39e législature, 2e session

No. 17

No 17

Votes and Proceedings


Legislative Assembly
of Ontario

Assemblée législative
de l’Ontario


April 19, 2010


19 avril 2010

2nd Session,
39th Parliament

2e session
39e législature

10:30 A.M.
10 H 30

The Speaker delivered the following ruling:-

Le Président a rendu la décision suivante :-

On Tuesday, March 30 the Member for Whitby-Oshawa (Mrs. Elliott) raised a point of privilege concerning the statutory requirement in the Local Health System Integration Act, 2006, that a legislative committee undertake a review of that Act within a stated period of time.

Specifically, subsection 39(1) of the Act states that:-

A committee of the Legislative Assembly shall,

(a) begin a comprehensive review of this Act and the regulations made under it no earlier than three years and no later than four years after this Act receives Royal Assent; and

(b) within one year after beginning that review, make recommendations to the Assembly concerning amendments to this Act and the regulations made under it.

The deadline for the commencement of the legislative committee’s review was March 28 of this year – four years to the day that the Act received Royal Assent. The Member for Whitby-Oshawa contended in the first instance that the failure of the government to take the necessary steps to enable a legislative committee to carry out the required review amounts to a contemptuous flouting of the oversight role of the Legislative Assembly. Secondly, the Member further contended that the provision in the Budget bill currently before the House, Bill 16, to repeal and replace clause 39(1)(a) of the Local Health System Integration Act, 2006, and thereby defer the statutory requirement for the review of the Act, was likewise contemptuous of the Legislative Assembly, particularly because the provision would have retroactive effect.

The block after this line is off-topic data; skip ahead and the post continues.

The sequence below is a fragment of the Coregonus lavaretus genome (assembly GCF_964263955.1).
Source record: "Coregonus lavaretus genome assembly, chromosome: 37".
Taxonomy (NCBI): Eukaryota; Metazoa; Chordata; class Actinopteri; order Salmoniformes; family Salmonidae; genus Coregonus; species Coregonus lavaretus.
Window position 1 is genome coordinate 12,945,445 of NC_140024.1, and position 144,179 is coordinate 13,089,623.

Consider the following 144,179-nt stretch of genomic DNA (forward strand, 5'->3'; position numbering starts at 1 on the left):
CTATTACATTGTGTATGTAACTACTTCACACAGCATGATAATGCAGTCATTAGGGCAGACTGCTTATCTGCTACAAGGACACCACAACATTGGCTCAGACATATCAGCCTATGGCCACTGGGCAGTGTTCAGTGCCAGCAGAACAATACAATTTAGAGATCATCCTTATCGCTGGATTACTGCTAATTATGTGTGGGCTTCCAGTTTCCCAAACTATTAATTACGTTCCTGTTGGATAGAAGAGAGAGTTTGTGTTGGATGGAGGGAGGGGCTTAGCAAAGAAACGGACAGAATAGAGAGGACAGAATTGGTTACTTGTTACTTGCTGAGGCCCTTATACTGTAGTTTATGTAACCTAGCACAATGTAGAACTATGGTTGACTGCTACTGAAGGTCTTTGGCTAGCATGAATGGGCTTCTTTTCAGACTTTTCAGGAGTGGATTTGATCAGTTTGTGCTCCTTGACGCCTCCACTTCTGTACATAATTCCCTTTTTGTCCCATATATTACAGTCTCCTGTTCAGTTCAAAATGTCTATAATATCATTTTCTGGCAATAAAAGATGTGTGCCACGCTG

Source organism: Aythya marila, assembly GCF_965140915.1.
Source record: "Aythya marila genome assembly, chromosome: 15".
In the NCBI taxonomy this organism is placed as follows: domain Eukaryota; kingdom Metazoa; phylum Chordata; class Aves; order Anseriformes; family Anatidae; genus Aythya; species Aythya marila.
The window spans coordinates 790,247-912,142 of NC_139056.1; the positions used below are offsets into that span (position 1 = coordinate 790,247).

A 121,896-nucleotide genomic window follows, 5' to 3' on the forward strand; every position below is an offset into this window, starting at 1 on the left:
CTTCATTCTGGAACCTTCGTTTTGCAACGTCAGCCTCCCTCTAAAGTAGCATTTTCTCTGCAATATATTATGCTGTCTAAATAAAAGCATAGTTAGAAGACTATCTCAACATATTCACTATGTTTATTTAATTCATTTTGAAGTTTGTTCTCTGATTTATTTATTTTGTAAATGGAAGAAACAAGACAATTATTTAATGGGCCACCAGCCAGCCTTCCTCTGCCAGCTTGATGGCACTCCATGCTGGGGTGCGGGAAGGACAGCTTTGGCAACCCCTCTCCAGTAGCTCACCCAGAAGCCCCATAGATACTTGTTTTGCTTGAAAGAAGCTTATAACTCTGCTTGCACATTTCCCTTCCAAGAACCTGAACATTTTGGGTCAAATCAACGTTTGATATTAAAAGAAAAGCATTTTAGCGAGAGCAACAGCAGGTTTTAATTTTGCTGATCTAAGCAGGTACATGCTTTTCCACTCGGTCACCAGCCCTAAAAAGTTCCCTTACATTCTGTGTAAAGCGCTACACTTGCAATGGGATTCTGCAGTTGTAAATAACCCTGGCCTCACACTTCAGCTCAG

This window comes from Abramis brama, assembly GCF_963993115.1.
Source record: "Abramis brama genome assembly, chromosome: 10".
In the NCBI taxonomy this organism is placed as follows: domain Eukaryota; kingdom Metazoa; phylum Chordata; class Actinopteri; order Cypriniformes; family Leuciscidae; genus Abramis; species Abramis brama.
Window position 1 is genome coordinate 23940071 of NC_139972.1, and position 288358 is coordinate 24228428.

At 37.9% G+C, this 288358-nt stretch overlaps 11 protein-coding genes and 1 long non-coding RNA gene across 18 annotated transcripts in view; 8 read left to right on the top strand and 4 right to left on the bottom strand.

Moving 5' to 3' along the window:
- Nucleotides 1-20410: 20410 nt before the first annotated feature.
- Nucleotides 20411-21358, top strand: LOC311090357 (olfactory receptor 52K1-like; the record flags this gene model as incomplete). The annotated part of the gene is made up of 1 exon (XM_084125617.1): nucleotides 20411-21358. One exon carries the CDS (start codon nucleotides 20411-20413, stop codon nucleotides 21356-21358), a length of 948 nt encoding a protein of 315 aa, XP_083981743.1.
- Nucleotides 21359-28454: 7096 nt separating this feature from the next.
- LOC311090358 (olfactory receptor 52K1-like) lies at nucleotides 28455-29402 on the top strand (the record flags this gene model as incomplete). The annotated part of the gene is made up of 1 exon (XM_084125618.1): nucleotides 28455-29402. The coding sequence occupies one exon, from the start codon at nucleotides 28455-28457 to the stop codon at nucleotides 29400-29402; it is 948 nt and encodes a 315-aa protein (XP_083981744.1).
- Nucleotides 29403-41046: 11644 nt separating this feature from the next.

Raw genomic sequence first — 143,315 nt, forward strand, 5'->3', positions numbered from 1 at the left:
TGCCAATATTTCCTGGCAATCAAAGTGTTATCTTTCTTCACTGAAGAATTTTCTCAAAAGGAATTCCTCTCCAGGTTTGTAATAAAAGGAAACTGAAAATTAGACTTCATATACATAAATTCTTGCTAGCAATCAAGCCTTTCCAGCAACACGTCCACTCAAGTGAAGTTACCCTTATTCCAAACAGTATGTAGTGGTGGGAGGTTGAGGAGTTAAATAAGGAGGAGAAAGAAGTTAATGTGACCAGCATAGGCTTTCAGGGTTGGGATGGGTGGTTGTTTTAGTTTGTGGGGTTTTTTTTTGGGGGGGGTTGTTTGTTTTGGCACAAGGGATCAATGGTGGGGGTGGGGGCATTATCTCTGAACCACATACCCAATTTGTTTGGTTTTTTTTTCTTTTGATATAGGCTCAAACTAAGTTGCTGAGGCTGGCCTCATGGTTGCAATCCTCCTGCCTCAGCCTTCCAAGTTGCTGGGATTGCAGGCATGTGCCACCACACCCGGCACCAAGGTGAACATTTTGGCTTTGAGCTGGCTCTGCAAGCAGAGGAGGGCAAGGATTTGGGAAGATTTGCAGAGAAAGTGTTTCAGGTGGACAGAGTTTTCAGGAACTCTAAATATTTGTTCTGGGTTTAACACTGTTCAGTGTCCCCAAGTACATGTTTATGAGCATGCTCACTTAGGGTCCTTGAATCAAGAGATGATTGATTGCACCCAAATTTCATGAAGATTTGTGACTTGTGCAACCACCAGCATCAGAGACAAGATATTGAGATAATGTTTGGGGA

The Government House Leader (Ms. Smith) responded to the point of privilege, and later wrote to me to bolster her contention that the existence of Bill 16 and its introduction in the House before March 28, 2010 was indicative of the government’s proactive effort to ensure that there would not be non-compliance with a statutory provision. She further argues that, even if there is an issue with the current situation, such issue would be “purged” by the eventual passage of the amendment, if and when that occurs, since the legal framework would ultimately contain no gap during which a required review of the Act remained unstarted and incomplete.

The Third Party House Leader (Mr. Kormos) contends that the Government House Leader’s comments revealed not only foreknowledge that the provision in the statute would not be complied with, but also an effort by the government to frustrate the required review. According to the member, this aggravated rather than bolstered the House Leader’s position.

In reviewing this matter, I was first of all influenced by Speakers’ rulings, including some of my own, in which Speakers have rather consistently declined to deal with legal issues or to become involved in the interpretation of the law. To the extent that this point of privilege revolves around such a legal issue, the Speaker simply is not in a position to interpret a statutory requirement as found in Section 39(1) of the Act or to consider the legal ramifications presented by the Assembly’s ostensible non-compliance with a statutory requirement.

Moreover, while I note that commencement clauses in bills providing for the retroactive coming into force of all or part of a bill are not at all an uncommon feature of legislation, their legal orderliness is beyond the jurisdiction of the Speaker to consider.

However, in the case at hand, it is not the legal question that is at issue. There is no dispute between parties that the statutorily required review of the Act by a legislative committee has not been set in motion by the date mandated in the Act. Additionally, though the Government House Leader defends the government partly on legal grounds, the Member for Whitby-Oshawa did not base her contempt argument on such a legal interpretation. The Member contends that the government’s failure to take the steps necessary to bring the House into compliance with the existing law, and its introduction of legislation to set aside the requirement in any event, amounts to a contempt of the House because these actions deprived the House of part of its role to oversee the government of the day.

The Member supported her argument by referring to rulings in the Canadian House of Commons by Speaker Sauvé and Speaker Fraser, and to a 1997 ruling in this House by Speaker Stockwell.

It is worthwhile to consider what constitutes a contempt of the House. As is noted in House of Commons Procedure and Practice:-